**Copyrighting Public-key Functions and Applications to Black-box Traitor Tracing**

*Aggelos Kiayias and Moti Yung*

**Abstract: **Copyrighting a function is the process of embedding hard-to-remove
marks in the function's implementation while retaining its original
functionality. Here we consider the above problem in the context of
public-key encryption and we parallel the process of copyrighting a function to the process of designing traitor tracing schemes.
We derive two copyrighted public-key encryption functions for the
$2$-key setting, solving an open question left by earlier work
with respect to copyrighting discrete-logarithm based functions. We then follow a modular design approach and show how to
elevate the $2$-key case to the multi-user setting, employing
collusion secure codes. Our methodology provides a general framework for constructing
public-key traitor tracing schemes that has the interesting property
that the transmission rate remains constant if the plaintext size can be
calibrated to reach an appropriate minimal length.
Achieving a constant rate, i.e., constant expansion in the
size of ciphertexts and keys, is an important open problem
in the area of traitor tracing schemes. Our design shows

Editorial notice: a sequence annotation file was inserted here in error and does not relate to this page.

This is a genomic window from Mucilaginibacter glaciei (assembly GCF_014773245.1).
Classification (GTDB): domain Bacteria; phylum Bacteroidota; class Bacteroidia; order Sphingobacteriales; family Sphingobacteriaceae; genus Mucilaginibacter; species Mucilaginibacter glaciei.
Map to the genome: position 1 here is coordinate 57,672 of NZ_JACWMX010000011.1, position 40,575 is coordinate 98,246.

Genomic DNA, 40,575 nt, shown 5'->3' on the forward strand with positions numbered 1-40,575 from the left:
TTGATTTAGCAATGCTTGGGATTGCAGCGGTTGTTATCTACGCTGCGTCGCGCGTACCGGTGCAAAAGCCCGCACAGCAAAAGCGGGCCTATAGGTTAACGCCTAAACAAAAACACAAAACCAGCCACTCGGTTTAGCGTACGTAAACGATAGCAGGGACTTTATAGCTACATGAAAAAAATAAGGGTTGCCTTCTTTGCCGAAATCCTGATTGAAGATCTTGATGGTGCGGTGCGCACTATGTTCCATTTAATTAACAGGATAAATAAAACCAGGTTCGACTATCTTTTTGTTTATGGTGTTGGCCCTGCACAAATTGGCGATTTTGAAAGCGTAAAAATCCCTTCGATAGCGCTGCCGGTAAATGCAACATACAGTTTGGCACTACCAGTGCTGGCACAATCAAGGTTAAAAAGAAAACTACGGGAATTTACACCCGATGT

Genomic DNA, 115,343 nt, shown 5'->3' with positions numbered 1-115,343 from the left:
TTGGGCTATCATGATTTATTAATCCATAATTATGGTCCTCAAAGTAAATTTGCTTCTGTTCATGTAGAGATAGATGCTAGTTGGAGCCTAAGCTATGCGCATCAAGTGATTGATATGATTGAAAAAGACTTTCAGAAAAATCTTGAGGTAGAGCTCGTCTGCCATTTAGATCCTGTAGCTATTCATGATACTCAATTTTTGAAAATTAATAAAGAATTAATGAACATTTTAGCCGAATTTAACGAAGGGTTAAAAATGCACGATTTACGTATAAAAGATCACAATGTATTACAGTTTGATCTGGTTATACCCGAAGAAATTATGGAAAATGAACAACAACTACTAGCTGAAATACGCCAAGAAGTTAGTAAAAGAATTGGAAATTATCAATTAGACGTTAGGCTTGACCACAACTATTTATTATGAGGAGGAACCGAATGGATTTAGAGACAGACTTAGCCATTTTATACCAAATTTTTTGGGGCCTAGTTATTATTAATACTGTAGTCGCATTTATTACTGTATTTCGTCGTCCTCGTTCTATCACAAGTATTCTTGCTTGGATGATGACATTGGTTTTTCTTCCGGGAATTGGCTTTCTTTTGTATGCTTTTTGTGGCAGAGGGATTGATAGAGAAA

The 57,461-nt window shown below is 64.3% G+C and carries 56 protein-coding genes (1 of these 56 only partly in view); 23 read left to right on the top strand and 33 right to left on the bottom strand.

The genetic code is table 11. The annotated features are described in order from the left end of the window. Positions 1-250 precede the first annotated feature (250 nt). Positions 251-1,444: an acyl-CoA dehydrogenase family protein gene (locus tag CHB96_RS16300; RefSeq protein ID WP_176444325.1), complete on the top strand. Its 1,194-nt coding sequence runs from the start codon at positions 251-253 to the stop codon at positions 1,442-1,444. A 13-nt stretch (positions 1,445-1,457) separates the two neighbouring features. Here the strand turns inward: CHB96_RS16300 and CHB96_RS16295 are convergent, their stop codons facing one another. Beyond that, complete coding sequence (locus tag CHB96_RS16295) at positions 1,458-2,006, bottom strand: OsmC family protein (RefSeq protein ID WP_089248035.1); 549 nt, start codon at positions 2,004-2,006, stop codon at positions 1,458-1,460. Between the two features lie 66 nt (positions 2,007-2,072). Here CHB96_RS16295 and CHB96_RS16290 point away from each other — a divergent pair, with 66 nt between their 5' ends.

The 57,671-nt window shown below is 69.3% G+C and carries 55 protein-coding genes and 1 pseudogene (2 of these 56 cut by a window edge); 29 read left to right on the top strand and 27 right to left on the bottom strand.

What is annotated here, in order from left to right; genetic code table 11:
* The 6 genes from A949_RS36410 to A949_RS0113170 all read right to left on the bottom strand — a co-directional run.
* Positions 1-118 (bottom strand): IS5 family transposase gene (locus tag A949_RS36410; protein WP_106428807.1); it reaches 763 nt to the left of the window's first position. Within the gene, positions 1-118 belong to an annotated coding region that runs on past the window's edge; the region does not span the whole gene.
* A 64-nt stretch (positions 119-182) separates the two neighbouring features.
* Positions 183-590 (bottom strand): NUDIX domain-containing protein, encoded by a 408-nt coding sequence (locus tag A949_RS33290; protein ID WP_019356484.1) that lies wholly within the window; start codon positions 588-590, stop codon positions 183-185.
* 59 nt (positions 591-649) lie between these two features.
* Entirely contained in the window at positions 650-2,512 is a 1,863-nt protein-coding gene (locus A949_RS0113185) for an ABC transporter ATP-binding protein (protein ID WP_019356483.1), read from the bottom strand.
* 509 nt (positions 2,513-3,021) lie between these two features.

how one can solve it for settings that accommodate the
required plaintext calibration (e.g., when a bulk of
symmetric cipher keys can be encrypted in one message).

Our constructions support ``black-box traitor tracing'', the setting where the tracer only accesses the decryption box in input/output queries/responses. For the first time here we provide a modeling of black-box traitor tracing that takes into account adversarially chosen plaintext distributions, a security notion we call {\em semantic black-box traceability}. In order to facilitate the design of schemes with semantic black-box traceability we introduce as part of our modular design approach a simpler notion called semantic user separability and we show that this notion implies semantic black-box traceability. In the multi-user setting our constructions also demonstrate how one can derive public-key traitor tracing by reducing the required ``marking assumption'' of collusion-secure codes to cryptographic hardness assumptions.

**Category / Keywords: **public-key cryptography / traitor tracing

**Publication Info: **Preliminary version appeared in Eurocrypt 2002

**Date: **received 3 Dec 2006, last revised 4 Dec 2006

**Contact author: **aggelos at cse uconn edu

**Available format(s): **Postscript (PS) | Compressed Postscript (PS.GZ) | PDF | BibTeX Citation

**Version: **20061204:141742 (All versions of this report)

**Short URL: **ia.cr/2006/458

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